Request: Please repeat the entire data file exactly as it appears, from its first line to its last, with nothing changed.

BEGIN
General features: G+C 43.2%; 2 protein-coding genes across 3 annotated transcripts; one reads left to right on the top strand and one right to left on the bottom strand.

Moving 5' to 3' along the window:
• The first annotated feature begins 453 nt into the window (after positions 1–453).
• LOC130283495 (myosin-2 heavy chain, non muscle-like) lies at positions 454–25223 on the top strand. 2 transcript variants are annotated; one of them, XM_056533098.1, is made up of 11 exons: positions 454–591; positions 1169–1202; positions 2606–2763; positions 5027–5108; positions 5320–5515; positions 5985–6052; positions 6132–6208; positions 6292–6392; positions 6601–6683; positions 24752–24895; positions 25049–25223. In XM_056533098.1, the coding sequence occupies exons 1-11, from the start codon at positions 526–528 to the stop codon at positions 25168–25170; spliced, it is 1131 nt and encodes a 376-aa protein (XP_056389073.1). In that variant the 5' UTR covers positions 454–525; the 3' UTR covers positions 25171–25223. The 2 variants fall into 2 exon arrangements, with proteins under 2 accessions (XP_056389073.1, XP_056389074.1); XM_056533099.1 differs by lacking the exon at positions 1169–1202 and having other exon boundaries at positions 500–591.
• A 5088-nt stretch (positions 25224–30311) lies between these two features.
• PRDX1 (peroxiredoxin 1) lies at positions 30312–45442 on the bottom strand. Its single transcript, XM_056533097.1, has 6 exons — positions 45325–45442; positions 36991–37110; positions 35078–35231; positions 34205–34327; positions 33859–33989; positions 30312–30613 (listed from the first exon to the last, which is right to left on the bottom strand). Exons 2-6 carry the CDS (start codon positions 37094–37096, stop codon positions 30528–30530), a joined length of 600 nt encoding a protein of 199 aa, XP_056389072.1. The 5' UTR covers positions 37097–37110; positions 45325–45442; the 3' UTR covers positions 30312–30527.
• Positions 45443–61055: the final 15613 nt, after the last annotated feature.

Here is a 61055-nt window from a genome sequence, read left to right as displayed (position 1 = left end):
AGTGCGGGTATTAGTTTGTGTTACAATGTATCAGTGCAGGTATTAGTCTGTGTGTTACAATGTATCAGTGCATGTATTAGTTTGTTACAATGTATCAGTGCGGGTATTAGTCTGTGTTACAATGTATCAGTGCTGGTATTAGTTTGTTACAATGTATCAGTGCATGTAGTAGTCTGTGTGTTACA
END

General features: G+C 43.2%; 2 protein-coding genes across 3 annotated transcripts; one reads left to right on the top strand and one right to left on the bottom strand.

Moving 5' to 3' along the window:
• The first annotated feature begins 453 nt into the window (after positions 1–453).
• LOC130283495 (myosin-2 heavy chain, non muscle-like) lies at positions 454–25223 on the top strand. 2 transcript variants are annotated; one of them, XM_056533098.1, is made up of 11 exons: positions 454–591; positions 1169–1202; positions 2606–2763; positions 5027–5108; positions 5320–5515; positions 5985–6052; positions 6132–6208; positions 6292–6392; positions 6601–6683; positions 24752–24895; positions 25049–25223. In XM_056533098.1, the coding sequence occupies exons 1-11, from the start codon at positions 526–528 to the stop codon at positions 25168–25170; spliced, it is 1131 nt and encodes a 376-aa protein (XP_056389073.1). In that variant the 5' UTR covers positions 454–525; the 3' UTR covers positions 25171–25223. The 2 variants fall into 2 exon arrangements, with proteins under 2 accessions (XP_056389073.1, XP_056389074.1); XM_056533099.1 differs by lacking the exon at positions 1169–1202 and having other exon boundaries at positions 500–591.
• A 5088-nt stretch (positions 25224–30311) lies between these two features.
• PRDX1 (peroxiredoxin 1) lies at positions 30312–45442 on the bottom strand. Its single transcript, XM_056533097.1, has 6 exons — positions 45325–45442; positions 36991–37110; positions 35078–35231; positions 34205–34327; positions 33859–33989; positions 30312–30613 (listed from the first exon to the last, which is right to left on the bottom strand). Exons 2-6 carry the CDS (start codon positions 37094–37096, stop codon positions 30528–30530), a joined length of 600 nt encoding a protein of 199 aa, XP_056389072.1. The 5' UTR covers positions 37097–37110; positions 45325–45442; the 3' UTR covers positions 30312–30527.
• Positions 45443–61055: the final 15613 nt, after the last annotated feature.

Here is a 61055-nt window from a genome sequence, read left to right as displayed (position 1 = left end):
AGTGCGGGTATTAGTTTGTGTTACAATGTATCAGTGCAGGTATTAGTCTGTGTGTTACAATGTATCAGTGCATGTATTAGTTTGTTACAATGTATCAGTGCGGGTATTAGTCTGTGTTACAATGTATCAGTGCTGGTATTAGTTTGTTACAATGTATCAGTGCATGTAGTAGTCTGTGTGTTACA